The 5 GHz frequency band has richer spectrum resources. In addition to 20 MHz channels, APs working on the 5 GHz frequency band support 40 MHz, 80 MHz, and larger-bandwidth channels, as shown in Figure 7-2.

    Figure 7-2  Channels

    • Two neighboring 20 MHz channels are bonded into a 40 MHz channel. One of the two 20 MHz channels is the primary channel, and the other the auxiliary channel.
    • Two neighboring 40 MHz channels are bonded into an 80 MHz channel. In an 80 MHz channel, one 20 MHz channel is selected as the primary channel. The other 20 MHz channel making up the 40 MHz channel with the primary channel is called the auxiliary 20 MHz channel. The 40 MHz channel not containing the primary channel is called the auxiliary 40 MHz channel.
    • Two neighboring 80 MHz channels are bonded into a 160 MHz channel. In a 160 MHz channel, one 20 MHz channel is selected as the primary channel. The other 20 MHz channels making up the 80 MHz channel with the primary channel are called the auxiliary 20 MHz channels. The 40 MHz channels not containing the primary channel are called the auxiliary 40 MHz channels. The 80 MHz channel not containing the primary channel is called the auxiliary 80 MHz channel. At most two 160 MHz channels are supported on the 5 GHz frequency band.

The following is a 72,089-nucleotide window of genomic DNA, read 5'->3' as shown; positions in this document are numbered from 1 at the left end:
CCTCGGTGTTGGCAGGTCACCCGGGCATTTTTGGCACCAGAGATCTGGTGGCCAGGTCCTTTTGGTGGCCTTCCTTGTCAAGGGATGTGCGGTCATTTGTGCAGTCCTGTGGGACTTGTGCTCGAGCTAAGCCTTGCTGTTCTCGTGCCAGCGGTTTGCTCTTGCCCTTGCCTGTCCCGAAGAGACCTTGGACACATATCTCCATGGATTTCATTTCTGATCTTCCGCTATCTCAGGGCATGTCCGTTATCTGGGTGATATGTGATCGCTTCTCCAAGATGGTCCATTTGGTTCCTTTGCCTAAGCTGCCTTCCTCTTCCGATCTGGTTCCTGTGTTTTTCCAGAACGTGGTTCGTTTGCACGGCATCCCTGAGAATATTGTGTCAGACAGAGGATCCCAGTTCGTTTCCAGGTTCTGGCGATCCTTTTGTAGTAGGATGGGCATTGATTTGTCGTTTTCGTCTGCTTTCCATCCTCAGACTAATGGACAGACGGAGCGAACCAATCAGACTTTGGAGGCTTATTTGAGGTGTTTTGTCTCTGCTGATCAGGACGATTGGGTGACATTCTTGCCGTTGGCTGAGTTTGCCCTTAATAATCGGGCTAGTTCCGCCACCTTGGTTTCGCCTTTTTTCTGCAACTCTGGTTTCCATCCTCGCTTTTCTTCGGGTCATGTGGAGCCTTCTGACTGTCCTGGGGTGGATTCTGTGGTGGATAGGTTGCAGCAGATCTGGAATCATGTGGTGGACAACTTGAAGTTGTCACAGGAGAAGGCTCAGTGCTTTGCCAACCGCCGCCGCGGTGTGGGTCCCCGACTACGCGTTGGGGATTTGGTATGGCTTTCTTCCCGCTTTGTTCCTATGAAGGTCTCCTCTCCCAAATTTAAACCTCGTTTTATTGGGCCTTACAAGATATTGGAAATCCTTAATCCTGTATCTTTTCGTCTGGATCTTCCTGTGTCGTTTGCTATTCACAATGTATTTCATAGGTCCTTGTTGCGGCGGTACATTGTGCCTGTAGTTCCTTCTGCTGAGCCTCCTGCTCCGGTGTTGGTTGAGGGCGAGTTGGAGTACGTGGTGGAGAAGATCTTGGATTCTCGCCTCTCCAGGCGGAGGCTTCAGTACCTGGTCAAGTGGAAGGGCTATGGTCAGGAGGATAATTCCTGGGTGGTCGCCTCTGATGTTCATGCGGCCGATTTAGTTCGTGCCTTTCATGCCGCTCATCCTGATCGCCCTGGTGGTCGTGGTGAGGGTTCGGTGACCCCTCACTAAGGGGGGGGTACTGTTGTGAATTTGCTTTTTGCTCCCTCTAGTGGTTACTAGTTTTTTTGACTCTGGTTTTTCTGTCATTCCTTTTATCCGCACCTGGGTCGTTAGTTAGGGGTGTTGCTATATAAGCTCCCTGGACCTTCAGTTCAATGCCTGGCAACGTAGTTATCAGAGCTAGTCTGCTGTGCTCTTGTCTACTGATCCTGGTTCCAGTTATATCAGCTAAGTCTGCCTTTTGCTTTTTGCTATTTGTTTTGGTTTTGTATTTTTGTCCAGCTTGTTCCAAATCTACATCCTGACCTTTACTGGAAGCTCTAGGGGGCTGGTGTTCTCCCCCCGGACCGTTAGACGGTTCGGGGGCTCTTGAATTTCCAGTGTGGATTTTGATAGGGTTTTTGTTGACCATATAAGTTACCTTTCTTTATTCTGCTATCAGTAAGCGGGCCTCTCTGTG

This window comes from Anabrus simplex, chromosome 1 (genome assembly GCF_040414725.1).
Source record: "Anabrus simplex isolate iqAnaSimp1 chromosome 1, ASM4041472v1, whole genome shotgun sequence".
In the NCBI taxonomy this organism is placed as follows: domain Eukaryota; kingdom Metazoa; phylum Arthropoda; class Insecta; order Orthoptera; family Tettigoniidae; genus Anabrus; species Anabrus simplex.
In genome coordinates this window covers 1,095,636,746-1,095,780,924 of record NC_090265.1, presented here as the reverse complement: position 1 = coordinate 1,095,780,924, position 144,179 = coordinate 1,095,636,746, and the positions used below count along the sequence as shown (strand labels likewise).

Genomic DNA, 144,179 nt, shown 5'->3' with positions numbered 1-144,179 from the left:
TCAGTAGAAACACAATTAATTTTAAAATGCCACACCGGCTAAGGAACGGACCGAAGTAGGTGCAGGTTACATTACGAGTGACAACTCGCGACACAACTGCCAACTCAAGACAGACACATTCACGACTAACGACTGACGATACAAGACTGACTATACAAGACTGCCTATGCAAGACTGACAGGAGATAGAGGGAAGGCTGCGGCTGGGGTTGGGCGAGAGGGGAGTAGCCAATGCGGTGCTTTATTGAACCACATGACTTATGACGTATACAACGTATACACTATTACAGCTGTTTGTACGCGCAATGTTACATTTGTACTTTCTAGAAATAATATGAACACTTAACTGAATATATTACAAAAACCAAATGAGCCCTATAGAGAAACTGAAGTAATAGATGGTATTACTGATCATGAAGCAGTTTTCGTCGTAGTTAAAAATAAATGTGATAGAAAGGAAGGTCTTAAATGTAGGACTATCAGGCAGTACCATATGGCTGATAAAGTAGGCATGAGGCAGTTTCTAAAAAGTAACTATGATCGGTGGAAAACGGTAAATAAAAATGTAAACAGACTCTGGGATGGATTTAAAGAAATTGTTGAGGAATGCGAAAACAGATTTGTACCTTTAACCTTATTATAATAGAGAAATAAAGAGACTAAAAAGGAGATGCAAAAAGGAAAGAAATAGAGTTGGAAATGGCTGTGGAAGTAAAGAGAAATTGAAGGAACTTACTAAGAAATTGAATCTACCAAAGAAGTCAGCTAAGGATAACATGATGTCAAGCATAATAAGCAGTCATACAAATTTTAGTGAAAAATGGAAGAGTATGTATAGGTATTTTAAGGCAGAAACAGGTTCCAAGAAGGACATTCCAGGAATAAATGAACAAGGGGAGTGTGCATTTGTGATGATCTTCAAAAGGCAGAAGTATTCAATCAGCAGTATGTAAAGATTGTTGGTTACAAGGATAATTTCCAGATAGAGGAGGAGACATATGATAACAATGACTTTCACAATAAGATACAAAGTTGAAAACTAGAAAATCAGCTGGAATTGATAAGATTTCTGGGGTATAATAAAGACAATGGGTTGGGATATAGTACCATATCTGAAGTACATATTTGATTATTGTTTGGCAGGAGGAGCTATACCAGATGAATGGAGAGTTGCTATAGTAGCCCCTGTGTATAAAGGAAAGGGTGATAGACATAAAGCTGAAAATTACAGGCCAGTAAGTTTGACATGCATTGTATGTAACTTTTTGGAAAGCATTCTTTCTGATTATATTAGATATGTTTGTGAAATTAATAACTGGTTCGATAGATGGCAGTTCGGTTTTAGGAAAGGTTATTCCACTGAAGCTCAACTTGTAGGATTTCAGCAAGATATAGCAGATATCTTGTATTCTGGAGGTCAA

• Two non-neighboring 80 MHz channels are bonded into an 80+80 MHz channel. The division of primary and auxiliary channels is similar to that for a 160 MHz channel. Compared to the 160 MHz channel, the 80+80 MHz channel allows for more than three non-overlapping channels on the 5 GHz frequency band, which can be used for cellular channel planning and meet wireless network deployment requirements.